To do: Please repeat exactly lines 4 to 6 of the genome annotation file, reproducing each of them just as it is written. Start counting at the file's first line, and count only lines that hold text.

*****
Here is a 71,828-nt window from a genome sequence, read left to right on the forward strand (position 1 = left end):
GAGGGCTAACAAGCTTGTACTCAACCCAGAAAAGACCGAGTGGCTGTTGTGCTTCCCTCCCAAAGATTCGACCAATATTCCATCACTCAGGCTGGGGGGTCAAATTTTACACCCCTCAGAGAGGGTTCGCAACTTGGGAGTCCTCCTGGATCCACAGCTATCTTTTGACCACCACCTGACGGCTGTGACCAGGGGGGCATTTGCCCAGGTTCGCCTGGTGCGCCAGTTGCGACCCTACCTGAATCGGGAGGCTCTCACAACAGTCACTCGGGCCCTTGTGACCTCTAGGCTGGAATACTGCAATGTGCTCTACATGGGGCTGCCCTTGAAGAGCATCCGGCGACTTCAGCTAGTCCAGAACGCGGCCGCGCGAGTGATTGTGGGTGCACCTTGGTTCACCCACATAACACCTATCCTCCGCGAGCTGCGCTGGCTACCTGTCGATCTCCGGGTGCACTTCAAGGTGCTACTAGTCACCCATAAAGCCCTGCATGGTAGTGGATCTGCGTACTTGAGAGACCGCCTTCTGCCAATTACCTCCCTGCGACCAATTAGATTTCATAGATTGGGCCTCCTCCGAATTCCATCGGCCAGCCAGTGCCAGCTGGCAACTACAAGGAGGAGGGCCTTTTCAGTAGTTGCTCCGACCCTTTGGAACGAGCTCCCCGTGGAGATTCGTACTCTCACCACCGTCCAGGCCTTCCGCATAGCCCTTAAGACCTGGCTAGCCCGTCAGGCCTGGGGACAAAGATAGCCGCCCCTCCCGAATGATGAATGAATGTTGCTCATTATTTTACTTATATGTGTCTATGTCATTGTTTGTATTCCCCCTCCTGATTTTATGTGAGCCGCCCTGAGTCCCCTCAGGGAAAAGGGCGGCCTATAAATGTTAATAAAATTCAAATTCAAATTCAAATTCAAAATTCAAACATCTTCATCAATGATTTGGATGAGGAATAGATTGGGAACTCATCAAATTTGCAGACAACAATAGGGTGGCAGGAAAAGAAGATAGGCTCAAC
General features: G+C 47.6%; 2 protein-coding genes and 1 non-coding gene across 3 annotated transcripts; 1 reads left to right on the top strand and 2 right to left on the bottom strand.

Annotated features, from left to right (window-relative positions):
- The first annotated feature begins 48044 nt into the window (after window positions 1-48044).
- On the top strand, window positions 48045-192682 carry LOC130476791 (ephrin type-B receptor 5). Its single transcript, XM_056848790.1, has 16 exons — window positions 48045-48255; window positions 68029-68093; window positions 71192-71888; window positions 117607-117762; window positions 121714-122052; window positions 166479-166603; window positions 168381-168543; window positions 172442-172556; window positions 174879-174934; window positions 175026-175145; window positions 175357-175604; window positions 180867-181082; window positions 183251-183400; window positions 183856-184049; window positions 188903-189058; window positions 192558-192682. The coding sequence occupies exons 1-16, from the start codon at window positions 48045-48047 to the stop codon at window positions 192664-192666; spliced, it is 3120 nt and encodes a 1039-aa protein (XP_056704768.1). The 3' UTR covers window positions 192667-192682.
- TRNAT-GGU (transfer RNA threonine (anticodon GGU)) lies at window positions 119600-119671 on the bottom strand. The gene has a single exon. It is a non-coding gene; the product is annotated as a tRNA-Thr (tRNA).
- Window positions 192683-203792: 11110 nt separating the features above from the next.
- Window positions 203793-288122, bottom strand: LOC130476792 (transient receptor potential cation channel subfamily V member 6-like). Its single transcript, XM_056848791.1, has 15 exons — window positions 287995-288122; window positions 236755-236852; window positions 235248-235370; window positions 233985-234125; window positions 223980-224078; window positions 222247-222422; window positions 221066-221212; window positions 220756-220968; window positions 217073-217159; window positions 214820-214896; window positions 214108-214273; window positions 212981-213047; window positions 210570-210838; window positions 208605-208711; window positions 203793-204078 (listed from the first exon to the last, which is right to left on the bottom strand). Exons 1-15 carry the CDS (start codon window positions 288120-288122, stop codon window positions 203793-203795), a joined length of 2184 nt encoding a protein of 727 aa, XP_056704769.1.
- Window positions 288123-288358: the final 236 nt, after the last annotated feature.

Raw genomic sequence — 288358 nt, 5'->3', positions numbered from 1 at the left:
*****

Annotated features, from left to right (window-relative positions):
- The first annotated feature begins 48044 nt into the window (after window positions 1-48044).
- On the top strand, window positions 48045-192682 carry LOC130476791 (ephrin type-B receptor 5). Its single transcript, XM_056848790.1, has 16 exons — window positions 48045-48255; window positions 68029-68093; window positions 71192-71888; window positions 117607-117762; window positions 121714-122052; window positions 166479-166603; window positions 168381-168543; window positions 172442-172556; window positions 174879-174934; window positions 175026-175145; window positions 175357-175604; window positions 180867-181082; window positions 183251-183400; window positions 183856-184049; window positions 188903-189058; window positions 192558-192682. The coding sequence occupies exons 1-16, from the start codon at window positions 48045-48047 to the stop codon at window positions 192664-192666; spliced, it is 3120 nt and encodes a 1039-aa protein (XP_056704768.1). The 3' UTR covers window positions 192667-192682.